A price tag is to be put on prescription medicines in the UK under a plan to cut waste in the National Health Service, along with a stamp reading “funded by the UK taxpayer”.
All pharmaceuticals over £20 will have an “indicative cost” on the packaging once the scheme is rolled out next year, as part of an effort to reduce the £300m bill for “wasted” medication, which is prescribed but not used.
"This will not just reduce waste by reminding people of the cost of medicine, but also improve patient care by boosting adherence to drug regimes," health secretary Jeremy Hunt said in a speech to the Local Government Association in Harrogate.
Hunt said it was vital that patients understand there was “no such thing as a free health service,” as he called for a new social contract between the NHS and the public.
Everything we are proud of in the NHS is funded by taxpayers, and every penny we waste costs patients more through higher taxes or reduced services.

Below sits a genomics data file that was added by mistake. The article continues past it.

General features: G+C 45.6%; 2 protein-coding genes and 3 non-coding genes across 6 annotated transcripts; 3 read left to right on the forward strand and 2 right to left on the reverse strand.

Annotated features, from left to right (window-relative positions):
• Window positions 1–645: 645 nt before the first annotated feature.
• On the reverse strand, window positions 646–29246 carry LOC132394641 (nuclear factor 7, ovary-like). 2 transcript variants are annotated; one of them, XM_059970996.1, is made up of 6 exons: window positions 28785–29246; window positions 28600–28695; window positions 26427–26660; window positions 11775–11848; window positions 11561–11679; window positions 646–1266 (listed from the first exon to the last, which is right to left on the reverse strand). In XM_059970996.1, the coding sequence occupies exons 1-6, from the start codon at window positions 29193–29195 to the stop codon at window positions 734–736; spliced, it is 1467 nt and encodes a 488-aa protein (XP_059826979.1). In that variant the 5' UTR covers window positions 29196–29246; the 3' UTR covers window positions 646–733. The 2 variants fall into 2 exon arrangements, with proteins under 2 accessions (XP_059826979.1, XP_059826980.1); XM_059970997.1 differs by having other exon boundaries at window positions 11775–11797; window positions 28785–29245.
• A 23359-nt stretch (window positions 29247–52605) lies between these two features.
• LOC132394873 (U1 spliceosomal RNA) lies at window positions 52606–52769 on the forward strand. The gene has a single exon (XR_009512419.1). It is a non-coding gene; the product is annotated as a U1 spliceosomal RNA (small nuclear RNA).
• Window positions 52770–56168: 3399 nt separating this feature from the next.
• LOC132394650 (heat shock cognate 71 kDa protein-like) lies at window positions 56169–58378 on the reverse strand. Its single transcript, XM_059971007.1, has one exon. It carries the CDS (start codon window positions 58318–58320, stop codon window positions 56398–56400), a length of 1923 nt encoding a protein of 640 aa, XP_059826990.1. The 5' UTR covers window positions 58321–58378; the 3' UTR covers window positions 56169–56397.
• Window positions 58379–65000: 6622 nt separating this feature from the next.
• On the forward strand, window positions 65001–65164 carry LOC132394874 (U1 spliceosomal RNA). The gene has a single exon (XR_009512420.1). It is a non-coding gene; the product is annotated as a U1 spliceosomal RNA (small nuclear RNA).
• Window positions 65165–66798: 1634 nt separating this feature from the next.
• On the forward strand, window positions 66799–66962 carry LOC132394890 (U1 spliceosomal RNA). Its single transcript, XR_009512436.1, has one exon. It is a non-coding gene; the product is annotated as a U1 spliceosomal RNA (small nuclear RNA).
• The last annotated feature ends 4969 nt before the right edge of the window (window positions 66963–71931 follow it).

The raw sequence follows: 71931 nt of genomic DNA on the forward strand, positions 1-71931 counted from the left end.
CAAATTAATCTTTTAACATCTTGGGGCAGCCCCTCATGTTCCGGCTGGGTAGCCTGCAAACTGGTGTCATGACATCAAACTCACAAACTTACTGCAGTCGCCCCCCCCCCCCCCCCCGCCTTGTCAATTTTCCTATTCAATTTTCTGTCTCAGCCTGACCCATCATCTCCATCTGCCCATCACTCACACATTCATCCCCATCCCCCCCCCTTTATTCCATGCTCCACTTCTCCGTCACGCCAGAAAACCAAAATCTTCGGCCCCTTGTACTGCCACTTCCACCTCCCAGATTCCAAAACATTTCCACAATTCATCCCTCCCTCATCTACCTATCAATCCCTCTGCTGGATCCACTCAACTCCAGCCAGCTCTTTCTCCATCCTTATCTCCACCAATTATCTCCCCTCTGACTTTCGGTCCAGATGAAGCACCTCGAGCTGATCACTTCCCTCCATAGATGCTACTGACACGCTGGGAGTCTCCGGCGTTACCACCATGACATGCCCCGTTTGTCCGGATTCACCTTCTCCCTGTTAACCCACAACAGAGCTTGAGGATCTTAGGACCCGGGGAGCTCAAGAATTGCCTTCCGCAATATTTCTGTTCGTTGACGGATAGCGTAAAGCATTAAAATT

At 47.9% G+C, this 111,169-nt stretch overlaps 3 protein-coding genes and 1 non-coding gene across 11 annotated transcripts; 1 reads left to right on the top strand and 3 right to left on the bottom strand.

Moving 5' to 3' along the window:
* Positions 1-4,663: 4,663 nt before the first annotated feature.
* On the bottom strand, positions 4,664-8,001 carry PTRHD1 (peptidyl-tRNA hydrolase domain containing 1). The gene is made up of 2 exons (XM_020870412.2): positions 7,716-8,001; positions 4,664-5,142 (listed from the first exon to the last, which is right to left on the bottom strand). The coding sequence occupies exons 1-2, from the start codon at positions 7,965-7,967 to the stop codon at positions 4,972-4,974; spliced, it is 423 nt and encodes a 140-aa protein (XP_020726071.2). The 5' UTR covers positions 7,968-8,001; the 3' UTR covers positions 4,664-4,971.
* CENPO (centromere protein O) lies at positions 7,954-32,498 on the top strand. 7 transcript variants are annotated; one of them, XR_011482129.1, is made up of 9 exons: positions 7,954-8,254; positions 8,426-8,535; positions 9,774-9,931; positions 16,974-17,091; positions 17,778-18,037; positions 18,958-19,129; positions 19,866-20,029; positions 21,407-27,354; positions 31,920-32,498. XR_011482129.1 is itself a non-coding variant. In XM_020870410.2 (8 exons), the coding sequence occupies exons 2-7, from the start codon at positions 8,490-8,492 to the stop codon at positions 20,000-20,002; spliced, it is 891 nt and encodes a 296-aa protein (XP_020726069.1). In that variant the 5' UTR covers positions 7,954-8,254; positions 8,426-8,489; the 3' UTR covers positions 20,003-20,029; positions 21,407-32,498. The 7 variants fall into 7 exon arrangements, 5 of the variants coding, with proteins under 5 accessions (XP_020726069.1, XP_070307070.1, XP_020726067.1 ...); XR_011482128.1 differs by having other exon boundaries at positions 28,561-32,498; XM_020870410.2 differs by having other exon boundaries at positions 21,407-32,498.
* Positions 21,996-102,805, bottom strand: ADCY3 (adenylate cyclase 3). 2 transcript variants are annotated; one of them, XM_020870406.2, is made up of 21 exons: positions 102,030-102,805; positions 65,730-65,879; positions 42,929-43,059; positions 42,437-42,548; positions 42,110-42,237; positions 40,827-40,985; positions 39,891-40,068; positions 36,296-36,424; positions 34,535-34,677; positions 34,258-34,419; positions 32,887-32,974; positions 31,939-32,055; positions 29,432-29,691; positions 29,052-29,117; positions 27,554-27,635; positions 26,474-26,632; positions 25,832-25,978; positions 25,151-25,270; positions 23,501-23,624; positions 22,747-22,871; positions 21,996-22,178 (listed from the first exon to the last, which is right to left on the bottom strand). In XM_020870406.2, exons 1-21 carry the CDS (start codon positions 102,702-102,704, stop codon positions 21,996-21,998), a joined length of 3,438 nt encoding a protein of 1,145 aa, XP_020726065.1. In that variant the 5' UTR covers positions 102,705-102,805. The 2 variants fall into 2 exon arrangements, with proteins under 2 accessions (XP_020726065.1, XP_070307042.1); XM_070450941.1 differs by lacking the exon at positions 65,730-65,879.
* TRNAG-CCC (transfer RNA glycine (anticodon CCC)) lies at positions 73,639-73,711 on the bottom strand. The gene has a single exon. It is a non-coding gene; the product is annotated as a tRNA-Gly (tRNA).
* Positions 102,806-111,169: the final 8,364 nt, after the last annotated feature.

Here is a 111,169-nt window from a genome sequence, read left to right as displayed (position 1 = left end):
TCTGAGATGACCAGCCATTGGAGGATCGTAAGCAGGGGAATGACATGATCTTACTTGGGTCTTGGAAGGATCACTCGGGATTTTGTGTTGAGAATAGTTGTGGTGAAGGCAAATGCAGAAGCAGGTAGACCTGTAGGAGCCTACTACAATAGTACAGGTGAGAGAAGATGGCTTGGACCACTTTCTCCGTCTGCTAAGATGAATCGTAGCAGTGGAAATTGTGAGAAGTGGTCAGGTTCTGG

Initiatives such as these aim to increase transparency, and fit into a government push of increasing awareness of costs and choices involved in public spending.
While integration of health and social care was vital to delivering high standards of health care, personal responsibility needs to sit alongside system accountability, Hunt said.
He noted that over the next five years the number of people aged 70 and over will have increased by one million, and a third of them will be living alone.
"The health and social care system must do a much better job of looking after them. But so too must all of us as citizens as well," said Hunt.